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FBJ murine osteosarcoma viral oncogene homolog B also known as FOSB (in humans) or FosB (in other species) is a protein that, in humans, is encoded by the FOSB gene.[1][2][3]

The Fos gene family consists of 4 members: FOS, FOSB, FOSL1, and FOSL2. These genes encode leucine zipper proteins that can dimerize with proteins of the JUN family, thereby forming the transcription factor complex AP-1. As such, the FOS proteins have been implicated as regulators of cell proliferation, differentiation, and transformation.[1]

Delta FosBEdit

Delta FosB is a truncated splice variant of FosB.[4] Delta FosB has been implicated in the development of drug addiction and control of the reward system in the brain, and is linked to changes in a number of other gene products such as CREB and sirtuins.[5][6][7][8][9][10] Delta FosB also regulates the commitment of mesenchymal precursor cells to the adipocyte or osteoblast lineage.[11]

Role in cocaine useEdit

Delta FosB levels have been found to increase upon the use of cocaine.[12] Each subsequent dose of cocaine will continue to increase the levels of Delta FosB with no ceiling of tolerance. Increasing the levels of Delta FosB has led to increases in brain-derived neurotrophic factor (BDNF) levels, which in turn will increase the number of dendritic branches and spines present on neurons involved with the nucleus accumbens and prefrontal cortex areas of the brain. This change can be identified rather quickly, and may be sustained weeks after the last dose of the drug. This consequence of cocaine use may attribute to the idea of sensitization presented with the drug.

Transgenic mice exhibiting inducible expression of delta FosB primarily in the nucleus accumbens and dorsal striatum exhibit sensitized behavioural responses to drugs.[13] They self administer cocaine at lower doses than control,[14] but have a greater likelihood of relapse when the drug is withheld.[14][15] Delta FosB increases the expression of AMPA receptor subunit GluR2[13] and also decreases expression of dynorphin, thereby enhancing the sensitivity to reward.[15]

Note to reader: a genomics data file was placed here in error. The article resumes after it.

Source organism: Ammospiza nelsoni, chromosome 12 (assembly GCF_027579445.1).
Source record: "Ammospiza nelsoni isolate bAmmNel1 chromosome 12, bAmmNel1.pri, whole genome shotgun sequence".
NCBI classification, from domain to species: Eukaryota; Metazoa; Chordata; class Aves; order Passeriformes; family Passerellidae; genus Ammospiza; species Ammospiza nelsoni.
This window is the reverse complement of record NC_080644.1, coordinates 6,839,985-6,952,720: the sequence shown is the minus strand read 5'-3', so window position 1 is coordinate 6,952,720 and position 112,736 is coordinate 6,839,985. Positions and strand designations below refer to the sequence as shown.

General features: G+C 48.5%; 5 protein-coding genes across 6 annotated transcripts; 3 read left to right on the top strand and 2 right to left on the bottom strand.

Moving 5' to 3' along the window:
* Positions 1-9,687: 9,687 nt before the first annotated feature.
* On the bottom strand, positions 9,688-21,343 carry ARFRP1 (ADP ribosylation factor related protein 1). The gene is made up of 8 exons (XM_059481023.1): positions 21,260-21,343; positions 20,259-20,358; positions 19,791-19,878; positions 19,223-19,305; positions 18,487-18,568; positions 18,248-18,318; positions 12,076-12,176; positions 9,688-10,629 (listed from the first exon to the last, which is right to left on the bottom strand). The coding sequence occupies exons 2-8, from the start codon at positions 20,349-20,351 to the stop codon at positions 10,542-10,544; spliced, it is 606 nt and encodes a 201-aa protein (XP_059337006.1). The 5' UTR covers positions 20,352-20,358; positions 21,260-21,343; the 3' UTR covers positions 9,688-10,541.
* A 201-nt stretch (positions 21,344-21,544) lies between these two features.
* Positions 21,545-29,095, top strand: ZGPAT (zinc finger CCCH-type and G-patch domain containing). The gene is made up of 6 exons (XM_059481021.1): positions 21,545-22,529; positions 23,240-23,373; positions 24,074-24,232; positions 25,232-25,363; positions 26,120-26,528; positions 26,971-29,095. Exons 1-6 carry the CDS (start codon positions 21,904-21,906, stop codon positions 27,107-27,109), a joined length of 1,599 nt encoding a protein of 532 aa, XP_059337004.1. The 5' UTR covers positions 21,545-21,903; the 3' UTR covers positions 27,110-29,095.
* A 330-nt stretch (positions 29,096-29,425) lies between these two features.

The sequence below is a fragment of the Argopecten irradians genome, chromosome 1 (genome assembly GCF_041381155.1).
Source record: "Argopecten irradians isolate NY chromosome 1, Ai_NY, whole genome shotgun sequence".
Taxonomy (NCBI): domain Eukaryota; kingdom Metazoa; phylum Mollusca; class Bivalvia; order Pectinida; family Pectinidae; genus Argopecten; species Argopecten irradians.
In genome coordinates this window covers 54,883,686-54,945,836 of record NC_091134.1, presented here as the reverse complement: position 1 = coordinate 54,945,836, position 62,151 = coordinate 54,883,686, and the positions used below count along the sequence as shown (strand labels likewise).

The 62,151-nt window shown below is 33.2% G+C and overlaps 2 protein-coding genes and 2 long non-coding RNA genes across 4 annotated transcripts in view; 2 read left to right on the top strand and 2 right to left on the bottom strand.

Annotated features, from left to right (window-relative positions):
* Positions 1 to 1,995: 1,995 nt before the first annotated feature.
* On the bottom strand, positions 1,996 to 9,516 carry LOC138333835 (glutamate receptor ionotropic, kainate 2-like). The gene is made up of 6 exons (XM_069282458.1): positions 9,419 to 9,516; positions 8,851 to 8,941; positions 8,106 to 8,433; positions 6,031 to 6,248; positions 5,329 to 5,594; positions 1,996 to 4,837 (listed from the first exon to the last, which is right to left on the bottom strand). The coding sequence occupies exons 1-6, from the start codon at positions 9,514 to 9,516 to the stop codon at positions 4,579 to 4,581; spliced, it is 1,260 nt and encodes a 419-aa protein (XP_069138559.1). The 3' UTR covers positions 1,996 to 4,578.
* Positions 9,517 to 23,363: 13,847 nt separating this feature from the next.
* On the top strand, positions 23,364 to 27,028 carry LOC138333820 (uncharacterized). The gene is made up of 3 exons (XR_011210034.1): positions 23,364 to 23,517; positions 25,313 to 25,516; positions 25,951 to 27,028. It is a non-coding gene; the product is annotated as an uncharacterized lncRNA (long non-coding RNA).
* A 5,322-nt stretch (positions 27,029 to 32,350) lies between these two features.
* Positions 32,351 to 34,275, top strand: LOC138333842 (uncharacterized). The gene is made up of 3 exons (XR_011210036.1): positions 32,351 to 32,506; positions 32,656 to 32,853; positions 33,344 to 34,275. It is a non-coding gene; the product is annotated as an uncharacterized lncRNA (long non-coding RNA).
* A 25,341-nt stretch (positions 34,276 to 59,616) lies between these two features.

See alsoEdit

ReferencesEdit

  1. 1.0 1.1 Entrez Gene: FOSB FBJ murine osteosarcoma viral oncogene homolog B.
  2. Siderovski DP, Blum S, Forsdyke RE, Forsdyke DR (October 1990). A set of human putative lymphocyte G0/G1 switch genes includes genes homologous to rodent cytokine and zinc finger protein-encoding genes. DNA Cell Biol. 9 (8): 579–87.
  3. Martin-Gallardo A, McCombie WR, Gocayne JD, FitzGerald MG, Wallace S, Lee BM, Lamerdin J, Trapp S, Kelley JM, Liu LI (April 1992). Automated DNA sequencing and analysis of 106 kilobases from human chromosome 19q13.3. Nat. Genet. 1 (1): 34–9.
  4. Nakabeppu Y, Nathans D (February 1991). A naturally occurring truncated form of FosB that inhibits Fos/Jun transcriptional activity. Cell 64 (4): 751–9.
  5. Werme M, Messer C, Olson L, et al. (2002). Delta FosB regulates wheel running. J. Neurosci. 22 (18): 8133–8.
  6. McClung CA, Nestler EJ (November 2003). Regulation of gene expression and cocaine reward by CREB and DeltaFosB. Nature Neuroscience 6 (11): 1208–15.
  7. Nestler EJ (October 2008). Review. Transcriptional mechanisms of addiction: role of DeltaFosB. Philosophical Transactions of the Royal Society of London. Series B, Biological Sciences 363 (1507): 3245–55.
  8. Renthal W, Carle TL, Maze I, Covington HE, Truong HT, Alibhai I, Kumar A, Montgomery RL, Olson EN, Nestler EJ (July 2008). Delta FosB mediates epigenetic desensitization of the c-fos gene after chronic amphetamine exposure. Journal of Neuroscience 28 (29): 7344–9.
  9. Renthal W, Nestler EJ (August 2008). Epigenetic mechanisms in drug addiction. Trends in Molecular Medicine 14 (8): 341–50.
  10. Renthal W, Kumar A, Xiao G, Wilkinson M, Covington HE, Maze I, Sikder D, Robison AJ, LaPlant Q, Dietz DM, Russo SJ, Vialou V, Chakravarty S, Kodadek TJ, Stack A, Kabbaj M, Nestler EJ (May 2009). Genome-wide analysis of chromatin regulation by cocaine reveals a role for sirtuins. Neuron 62 (3): 335–48.